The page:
Gordon Gekko once expounded the theory that “Greed, for lack of a better word, is good”. This is a philosophy that when it’s applied to the accumulation of money the ex-Prime Minister David Cameron heartily buys into. He isn’t alone. His Chancellor, George Osborne, was not slow to use his position to line his own pockets and many others have done the same. There are rules and principles and all ex cabinet members should refer to the Advisory Committee of Business Appointments before taking up any paid position within 24 months of leaving. But in the privileged world that they inhabit, principles are for other people.
Unfortunately, we now know this applies to some top civil servants too. The Nolan Principles go out the window when money talks. Those abusing their position are relatively few but what bothers me even more is the lack of outrage from their peers. These revelations are met with a shrug of the shoulders or a raised eyebrow. But still it continues.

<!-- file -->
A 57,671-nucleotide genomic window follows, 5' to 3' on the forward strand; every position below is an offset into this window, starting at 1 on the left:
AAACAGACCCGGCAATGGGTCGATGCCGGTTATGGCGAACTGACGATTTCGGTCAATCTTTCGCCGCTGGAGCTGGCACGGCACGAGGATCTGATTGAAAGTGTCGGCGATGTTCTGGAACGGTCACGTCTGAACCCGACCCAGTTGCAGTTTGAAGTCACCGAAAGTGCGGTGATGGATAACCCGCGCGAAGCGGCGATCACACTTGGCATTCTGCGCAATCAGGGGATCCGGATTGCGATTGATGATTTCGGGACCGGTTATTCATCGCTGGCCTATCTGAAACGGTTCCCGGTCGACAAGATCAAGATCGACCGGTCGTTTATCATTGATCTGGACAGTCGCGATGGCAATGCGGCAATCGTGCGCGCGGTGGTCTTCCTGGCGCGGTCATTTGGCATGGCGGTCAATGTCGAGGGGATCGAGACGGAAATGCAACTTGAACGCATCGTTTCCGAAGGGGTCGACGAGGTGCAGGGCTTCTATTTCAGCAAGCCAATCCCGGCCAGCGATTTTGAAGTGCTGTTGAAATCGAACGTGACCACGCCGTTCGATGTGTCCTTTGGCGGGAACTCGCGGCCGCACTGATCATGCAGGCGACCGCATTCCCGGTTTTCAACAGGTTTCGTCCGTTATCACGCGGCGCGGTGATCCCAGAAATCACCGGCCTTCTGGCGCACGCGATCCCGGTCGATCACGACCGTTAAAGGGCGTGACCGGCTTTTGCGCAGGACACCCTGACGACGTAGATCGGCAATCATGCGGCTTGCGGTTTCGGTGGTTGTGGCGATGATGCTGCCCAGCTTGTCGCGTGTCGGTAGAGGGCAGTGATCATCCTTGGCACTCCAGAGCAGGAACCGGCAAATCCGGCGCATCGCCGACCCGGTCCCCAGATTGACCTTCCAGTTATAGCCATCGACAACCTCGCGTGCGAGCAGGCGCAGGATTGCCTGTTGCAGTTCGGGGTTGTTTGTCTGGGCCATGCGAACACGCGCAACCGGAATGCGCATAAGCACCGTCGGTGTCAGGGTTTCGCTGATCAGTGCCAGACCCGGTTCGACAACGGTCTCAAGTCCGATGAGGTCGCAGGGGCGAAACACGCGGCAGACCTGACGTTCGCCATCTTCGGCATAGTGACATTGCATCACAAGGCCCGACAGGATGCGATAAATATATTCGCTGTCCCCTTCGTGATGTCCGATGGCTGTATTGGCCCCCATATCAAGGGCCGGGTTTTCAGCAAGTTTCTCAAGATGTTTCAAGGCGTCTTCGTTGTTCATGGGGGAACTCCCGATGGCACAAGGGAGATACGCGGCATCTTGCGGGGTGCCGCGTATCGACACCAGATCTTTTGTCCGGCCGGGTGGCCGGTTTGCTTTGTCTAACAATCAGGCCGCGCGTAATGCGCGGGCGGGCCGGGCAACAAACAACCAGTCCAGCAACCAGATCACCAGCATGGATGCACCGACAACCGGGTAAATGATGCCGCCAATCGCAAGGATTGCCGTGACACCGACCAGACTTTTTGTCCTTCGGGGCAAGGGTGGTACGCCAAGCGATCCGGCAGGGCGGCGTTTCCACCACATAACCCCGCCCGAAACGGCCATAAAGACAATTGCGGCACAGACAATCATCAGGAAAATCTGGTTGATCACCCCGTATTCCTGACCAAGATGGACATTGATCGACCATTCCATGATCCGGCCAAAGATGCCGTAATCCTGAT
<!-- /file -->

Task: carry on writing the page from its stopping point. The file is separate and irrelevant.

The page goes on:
I sit on the Select Committee for Public Administration and Constitution and we shall be taking evidence to identify who and what has been allowed to happen and expect David Cameron to attend.
I am sure it isn’t just politics where ‘greed is good’ is accepted. Football has been accused of the same, with eye watering salaries being paid to very ordinary players. But look at what happened last week when six top English clubs decided that they wanted to break away to join an elite European football league. The outcry was immediate, and they were accused of turning their backs on their fans, ignoring the grass roots of the game, lacking a team football mentality and only being interested in lining their own pockets. I only wish that we had the same level of outrage and a sustained outcry when politicians behave in the same way or have, we just given up and disengaged, because if we have, that’s exactly what they want. And that’s a good reason why you shouldn’t do it. Being an elected member is a privilege in itself, no elected member should seek to benefit financially from their position and all dealings should be transparent and open to scrutiny.